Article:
Computers run faster not because of new instructions but because of the way in which instructions are implemented.
If you think of a computer as an instruction factory and how factories can be reorganised, you are well on the way towards understanding how computer organisation has advanced. A significant advance in computer organisation arrived with the RISC revolution of the 1980s when pipelining became popular.
Instead of executing an instruction to completion before starting the next one, instructions were executed in stages by dedicated functional units. As a new instruction was being fetched from memory, the previous one was being decoded; the operands required by the instruction before that were being fetched, and so on.
This technique split instruction execution into n phases and executed instructions up to n times faster than non-pipelined models.
Pipelining was not a radically new technique, not least because Henry Ford had long since applied it to the production of automobiles. Pipelining never lived up to its promise. Suppose an instruction that changes the flow of control such as a conditional branch is brought into the pipeline.
By the time it gets to the end of the pipeline and the computer realizes that it has to fetch instructions from a non-sequential address, all the instructions fetched after the branch are no longer needed. Such instructions are called control hazards and the wasted time slots in the pipelines are called stalls.
Computer designers have taken ever more sophisticated approaches to pipelining. Branch instructions are detected early and their outcome predicted (i.e. taken or not taken). If a branch is predicted as taken, the fetch engine immediately gets instructions from the branch target address into the pipeline.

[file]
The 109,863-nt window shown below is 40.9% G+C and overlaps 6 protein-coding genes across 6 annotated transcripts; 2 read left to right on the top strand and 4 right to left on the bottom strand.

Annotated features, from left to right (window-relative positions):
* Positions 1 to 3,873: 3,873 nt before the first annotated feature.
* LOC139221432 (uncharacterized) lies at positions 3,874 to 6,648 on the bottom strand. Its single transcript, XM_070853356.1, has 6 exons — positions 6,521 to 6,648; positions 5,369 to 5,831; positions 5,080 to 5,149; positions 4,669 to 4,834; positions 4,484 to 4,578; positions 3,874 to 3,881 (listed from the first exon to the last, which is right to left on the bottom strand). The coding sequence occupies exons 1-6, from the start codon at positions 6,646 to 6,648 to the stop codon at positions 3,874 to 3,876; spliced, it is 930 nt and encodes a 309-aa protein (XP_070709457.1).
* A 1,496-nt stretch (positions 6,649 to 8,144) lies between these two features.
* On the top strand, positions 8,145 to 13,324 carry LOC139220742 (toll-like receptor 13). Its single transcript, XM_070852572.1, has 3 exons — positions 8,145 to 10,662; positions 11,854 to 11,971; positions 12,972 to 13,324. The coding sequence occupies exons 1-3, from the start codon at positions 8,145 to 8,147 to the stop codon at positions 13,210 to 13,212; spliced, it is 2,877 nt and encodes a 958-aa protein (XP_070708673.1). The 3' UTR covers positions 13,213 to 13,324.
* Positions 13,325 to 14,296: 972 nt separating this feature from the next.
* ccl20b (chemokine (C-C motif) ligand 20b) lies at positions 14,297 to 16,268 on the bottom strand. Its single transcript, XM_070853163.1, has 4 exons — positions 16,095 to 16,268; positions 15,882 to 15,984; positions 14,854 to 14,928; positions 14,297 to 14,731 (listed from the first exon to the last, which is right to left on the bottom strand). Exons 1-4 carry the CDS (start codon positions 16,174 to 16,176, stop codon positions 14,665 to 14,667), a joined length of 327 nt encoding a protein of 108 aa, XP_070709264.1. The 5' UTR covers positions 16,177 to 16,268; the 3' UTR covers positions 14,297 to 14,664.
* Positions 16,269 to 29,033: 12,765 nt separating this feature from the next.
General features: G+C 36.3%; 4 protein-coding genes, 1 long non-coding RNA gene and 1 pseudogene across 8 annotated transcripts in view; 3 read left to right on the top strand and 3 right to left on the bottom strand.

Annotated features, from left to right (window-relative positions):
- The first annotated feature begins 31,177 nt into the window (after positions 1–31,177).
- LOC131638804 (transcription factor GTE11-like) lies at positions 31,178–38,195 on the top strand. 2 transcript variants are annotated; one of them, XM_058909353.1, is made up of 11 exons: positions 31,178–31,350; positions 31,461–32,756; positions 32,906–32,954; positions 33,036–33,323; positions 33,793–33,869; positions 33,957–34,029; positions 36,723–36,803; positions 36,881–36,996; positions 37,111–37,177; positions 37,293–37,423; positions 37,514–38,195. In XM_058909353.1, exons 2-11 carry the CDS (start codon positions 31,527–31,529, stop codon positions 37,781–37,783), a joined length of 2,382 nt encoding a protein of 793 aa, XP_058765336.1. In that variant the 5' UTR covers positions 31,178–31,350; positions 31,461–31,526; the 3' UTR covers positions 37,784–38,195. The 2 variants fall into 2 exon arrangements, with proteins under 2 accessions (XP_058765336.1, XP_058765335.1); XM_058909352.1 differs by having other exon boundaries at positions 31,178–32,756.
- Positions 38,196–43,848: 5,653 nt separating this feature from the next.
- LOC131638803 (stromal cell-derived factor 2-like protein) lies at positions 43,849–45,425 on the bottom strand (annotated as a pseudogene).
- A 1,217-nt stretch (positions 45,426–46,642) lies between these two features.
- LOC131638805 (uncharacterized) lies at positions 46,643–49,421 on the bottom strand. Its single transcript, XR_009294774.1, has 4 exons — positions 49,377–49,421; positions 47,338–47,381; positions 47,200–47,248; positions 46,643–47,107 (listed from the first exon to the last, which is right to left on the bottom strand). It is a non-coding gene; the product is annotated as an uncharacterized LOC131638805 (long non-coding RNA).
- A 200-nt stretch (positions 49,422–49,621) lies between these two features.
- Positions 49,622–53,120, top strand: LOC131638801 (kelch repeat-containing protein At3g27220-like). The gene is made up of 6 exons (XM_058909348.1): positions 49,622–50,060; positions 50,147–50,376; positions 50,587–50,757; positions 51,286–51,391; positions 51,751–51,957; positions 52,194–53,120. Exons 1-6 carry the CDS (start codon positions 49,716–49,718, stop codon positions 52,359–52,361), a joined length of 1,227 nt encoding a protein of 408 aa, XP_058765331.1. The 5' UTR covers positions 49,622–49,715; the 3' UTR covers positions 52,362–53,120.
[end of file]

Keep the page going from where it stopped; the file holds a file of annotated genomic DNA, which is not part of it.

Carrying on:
For example, if BEQ XYZ is detected and the predictor guesses 'taken', instructions are fetched from location XYZ.
If the prediction is correct, the pipeline stall doesn't happen because the right data is in the right place at the right time. Of course if the prediction is wrong the pipeline has to be flushed. Remarkably clever techniques are used to predict the outcome of branches by looking at the semantic construct using the conditional branch.
For example, a for ... loop branches back on each iteration except the last one, so predicting taken is a safe bet. Other prediction techniques record the branch pattern history (rather like the gambler following horse races) and use the past history to guess future outcome of a branch.
Figure 1 illustrates the performance boost due to three variations in computer organisation: instruction level parallelism (ILP) that uses multiple execution units; out-of-order ILP where instructions are not executed in their natural program order allowing the computer to look ahead; and explicit parallel instruction execution where the burden of handling out-of-order execution is moved from the CPU to the compiler.
Each of these alternative ways of organising a processor provides a useful increase in speed.
The memory wall
Over the years, the speed of computers has increased more rapidly than the speed of memory. 'Memory wall' refers to the barrier to progress that memory seemingly presents because it takes far longer to access data from memory than to perform internal operations4. Possibly the greatest challenges facing computer designers is overcoming the memory wall.